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How A Molasses Surplus Led To The Invention Of Boxed Cake Mix

gingerbread cake with whipped cream
gingerbread cake with whipped cream - Betty Crocker / Amazon

While today's sweetener of choice might be white sugar, followed by trendier ingredients such as maple syrup and agave, back in the 19th and early 20th centuries molasses was far more common. Popular though it was back in the day, it's always possible to have too much of a good thing, and in some cases, it can be downright tragic — in one of history's more bizarre food disasters, a 1919 flood of molasses killed 21 Bostonians. A surplus of molasses a decade later, however, had a far more felicitous result as it led to the creation of boxed cake mix.

A company called P. Duff and Sons patented the first cake mix in 1930: a gingerbread cake that used equal amounts of dried molasses and flour. Apparently, the ability to dry the molasses was the big breakthrough that led to the possibility of such a mix in the first place, seeing as how flour is already dry. While some of the earliest mixes were also made with dried eggs, by the mid-30s P. Duff realized that home cooks preferred to add their own eggs. The company also branched out a bit farther than gingerbread, offering fruit cake, spice cake, and even devil's food cake mixes, although it's unclear if the last-named was also sweetened with molasses.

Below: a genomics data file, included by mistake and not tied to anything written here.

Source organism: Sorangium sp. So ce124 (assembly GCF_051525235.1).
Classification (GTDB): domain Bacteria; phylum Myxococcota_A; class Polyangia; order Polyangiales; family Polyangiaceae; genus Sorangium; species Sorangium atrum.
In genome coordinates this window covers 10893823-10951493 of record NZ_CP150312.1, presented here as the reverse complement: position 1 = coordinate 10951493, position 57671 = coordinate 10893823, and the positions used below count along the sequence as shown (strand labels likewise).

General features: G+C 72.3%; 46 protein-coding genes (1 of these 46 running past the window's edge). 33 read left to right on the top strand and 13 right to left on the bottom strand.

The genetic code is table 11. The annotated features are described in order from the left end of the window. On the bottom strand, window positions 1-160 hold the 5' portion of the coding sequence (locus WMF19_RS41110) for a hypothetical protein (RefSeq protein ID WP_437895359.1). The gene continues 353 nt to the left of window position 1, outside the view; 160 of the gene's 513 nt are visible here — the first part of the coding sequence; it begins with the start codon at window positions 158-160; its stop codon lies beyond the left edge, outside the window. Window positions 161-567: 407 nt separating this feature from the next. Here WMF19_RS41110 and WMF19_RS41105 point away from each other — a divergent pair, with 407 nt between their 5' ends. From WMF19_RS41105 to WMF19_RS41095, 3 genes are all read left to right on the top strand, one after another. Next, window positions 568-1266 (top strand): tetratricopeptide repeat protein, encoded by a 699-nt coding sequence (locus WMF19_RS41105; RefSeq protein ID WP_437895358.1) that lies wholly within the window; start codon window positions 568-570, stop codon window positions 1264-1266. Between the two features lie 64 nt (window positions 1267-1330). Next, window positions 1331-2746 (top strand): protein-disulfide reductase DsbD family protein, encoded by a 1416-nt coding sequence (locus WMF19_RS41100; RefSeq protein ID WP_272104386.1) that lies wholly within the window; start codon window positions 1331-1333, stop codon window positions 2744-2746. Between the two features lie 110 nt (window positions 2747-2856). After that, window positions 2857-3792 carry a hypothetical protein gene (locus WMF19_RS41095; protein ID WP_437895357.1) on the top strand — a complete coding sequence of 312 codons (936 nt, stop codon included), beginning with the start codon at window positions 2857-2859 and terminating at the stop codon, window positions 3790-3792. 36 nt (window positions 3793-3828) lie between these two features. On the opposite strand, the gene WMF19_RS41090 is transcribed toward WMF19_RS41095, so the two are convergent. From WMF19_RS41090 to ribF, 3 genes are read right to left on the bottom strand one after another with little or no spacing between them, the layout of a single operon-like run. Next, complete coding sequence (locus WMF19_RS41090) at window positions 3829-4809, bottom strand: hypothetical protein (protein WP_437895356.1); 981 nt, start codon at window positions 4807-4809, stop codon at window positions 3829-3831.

Read more: The Most Useless Cooking Utensils, According To Chefs

Cake Mix Didn't Really Catch On Until There Was An Abundance Of Flour

Betty Crocker gingerbread cake mix
Betty Crocker gingerbread cake mix - Betty Crocker / Amazon

You might expect that such a convenient new product would have really caught on with 1930s householders, and to some extent that must have been true since P. Duff was soon joined by other cake mix manufacturers including Continental Mills, The Doughnut Corporation, Hills Brothers, Occident, Ward Baking Company, and the still-familiar Pillsbury. Still, there were a few bugs yet to be worked out regarding packaging and spoilage prevention, and when World War II came along that put a crimp in cake mix production since flour was in short supply.

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After the war, however, companies ramped up their efforts to push boxed cake mix, including such cutting-edge advertising techniques as using brightly-colored packaging meant to catch the consumer's eye. Standard-sized baking pans were also developed with an eye to boxed cake baking, but what really put cake mix over the top was the availability of frosting mixes and canned frostings as well as numerous glossy ads showing how cake mix + frosting could be transformed into decorative confections that were as much a feast for the eyes as they were for the stomach.

If you're wondering whether cake mix still dances with the ingredient that brought it to the ball, though, the answer is ... sort of. Molasses is still used in gingerbread cake mixes, but a list of top-selling cake mixes complied by food database Nutritionix shows no gingerbread cake mixes ranked among the top 50.

Read the original article on Mashed